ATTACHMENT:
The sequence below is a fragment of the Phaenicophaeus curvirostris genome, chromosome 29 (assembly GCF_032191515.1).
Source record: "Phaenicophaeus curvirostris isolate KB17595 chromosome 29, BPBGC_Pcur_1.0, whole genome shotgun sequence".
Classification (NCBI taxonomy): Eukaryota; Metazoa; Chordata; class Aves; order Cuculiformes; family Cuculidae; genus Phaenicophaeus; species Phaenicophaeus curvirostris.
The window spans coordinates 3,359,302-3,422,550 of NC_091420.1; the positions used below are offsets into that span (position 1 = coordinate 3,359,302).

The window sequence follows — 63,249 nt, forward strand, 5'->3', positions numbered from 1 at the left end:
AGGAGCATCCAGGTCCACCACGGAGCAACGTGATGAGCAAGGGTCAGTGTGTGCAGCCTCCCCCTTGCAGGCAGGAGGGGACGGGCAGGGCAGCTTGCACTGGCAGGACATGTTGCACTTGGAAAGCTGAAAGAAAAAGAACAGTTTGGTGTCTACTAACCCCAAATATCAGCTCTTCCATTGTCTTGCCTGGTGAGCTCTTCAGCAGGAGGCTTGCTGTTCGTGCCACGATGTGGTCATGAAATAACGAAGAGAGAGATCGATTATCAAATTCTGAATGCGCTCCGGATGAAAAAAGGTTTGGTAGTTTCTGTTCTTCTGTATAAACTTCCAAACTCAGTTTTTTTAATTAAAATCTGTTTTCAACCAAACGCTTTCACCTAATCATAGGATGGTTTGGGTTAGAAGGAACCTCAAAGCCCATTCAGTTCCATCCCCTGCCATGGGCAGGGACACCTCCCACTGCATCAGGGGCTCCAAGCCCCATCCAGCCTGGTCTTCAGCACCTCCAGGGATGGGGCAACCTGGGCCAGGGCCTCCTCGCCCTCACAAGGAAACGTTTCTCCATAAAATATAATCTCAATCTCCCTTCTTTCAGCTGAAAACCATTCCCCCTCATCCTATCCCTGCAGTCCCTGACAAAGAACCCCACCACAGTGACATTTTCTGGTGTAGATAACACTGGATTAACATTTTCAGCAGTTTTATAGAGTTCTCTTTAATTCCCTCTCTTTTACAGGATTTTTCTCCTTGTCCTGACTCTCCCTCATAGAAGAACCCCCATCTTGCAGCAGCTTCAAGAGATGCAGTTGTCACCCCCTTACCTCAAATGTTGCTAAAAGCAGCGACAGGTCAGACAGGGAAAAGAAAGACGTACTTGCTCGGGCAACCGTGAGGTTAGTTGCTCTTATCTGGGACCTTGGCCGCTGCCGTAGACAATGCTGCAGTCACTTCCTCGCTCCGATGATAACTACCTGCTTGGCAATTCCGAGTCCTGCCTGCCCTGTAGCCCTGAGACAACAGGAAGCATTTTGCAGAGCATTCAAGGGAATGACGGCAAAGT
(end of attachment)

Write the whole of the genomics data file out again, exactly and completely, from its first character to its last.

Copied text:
The sequence below is a fragment of the Phaenicophaeus curvirostris genome, chromosome 29 (assembly GCF_032191515.1).
Source record: "Phaenicophaeus curvirostris isolate KB17595 chromosome 29, BPBGC_Pcur_1.0, whole genome shotgun sequence".
Classification (NCBI taxonomy): Eukaryota; Metazoa; Chordata; class Aves; order Cuculiformes; family Cuculidae; genus Phaenicophaeus; species Phaenicophaeus curvirostris.
The window spans coordinates 3,359,302-3,422,550 of NC_091420.1; the positions used below are offsets into that span (position 1 = coordinate 3,359,302).

The window sequence follows — 63,249 nt, forward strand, 5'->3', positions numbered from 1 at the left end:
AGGAGCATCCAGGTCCACCACGGAGCAACGTGATGAGCAAGGGTCAGTGTGTGCAGCCTCCCCCTTGCAGGCAGGAGGGGACGGGCAGGGCAGCTTGCACTGGCAGGACATGTTGCACTTGGAAAGCTGAAAGAAAAAGAACAGTTTGGTGTCTACTAACCCCAAATATCAGCTCTTCCATTGTCTTGCCTGGTGAGCTCTTCAGCAGGAGGCTTGCTGTTCGTGCCACGATGTGGTCATGAAATAACGAAGAGAGAGATCGATTATCAAATTCTGAATGCGCTCCGGATGAAAAAAGGTTTGGTAGTTTCTGTTCTTCTGTATAAACTTCCAAACTCAGTTTTTTTAATTAAAATCTGTTTTCAACCAAACGCTTTCACCTAATCATAGGATGGTTTGGGTTAGAAGGAACCTCAAAGCCCATTCAGTTCCATCCCCTGCCATGGGCAGGGACACCTCCCACTGCATCAGGGGCTCCAAGCCCCATCCAGCCTGGTCTTCAGCACCTCCAGGGATGGGGCAACCTGGGCCAGGGCCTCCTCGCCCTCACAAGGAAACGTTTCTCCATAAAATATAATCTCAATCTCCCTTCTTTCAGCTGAAAACCATTCCCCCTCATCCTATCCCTGCAGTCCCTGACAAAGAACCCCACCACAGTGACATTTTCTGGTGTAGATAACACTGGATTAACATTTTCAGCAGTTTTATAGAGTTCTCTTTAATTCCCTCTCTTTTACAGGATTTTTCTCCTTGTCCTGACTCTCCCTCATAGAAGAACCCCCATCTTGCAGCAGCTTCAAGAGATGCAGTTGTCACCCCCTTACCTCAAATGTTGCTAAAAGCAGCGACAGGTCAGACAGGGAAAAGAAAGACGTACTTGCTCGGGCAACCGTGAGGTTAGTTGCTCTTATCTGGGACCTTGGCCGCTGCCGTAGACAATGCTGCAGTCACTTCCTCGCTCCGATGATAACTACCTGCTTGGCAATTCCGAGTCCTGCCTGCCCTGTAGCCCTGAGACAACAGGAAGCATTTTGCAGAGCATTCAAGGGAATGACGGCAAAGT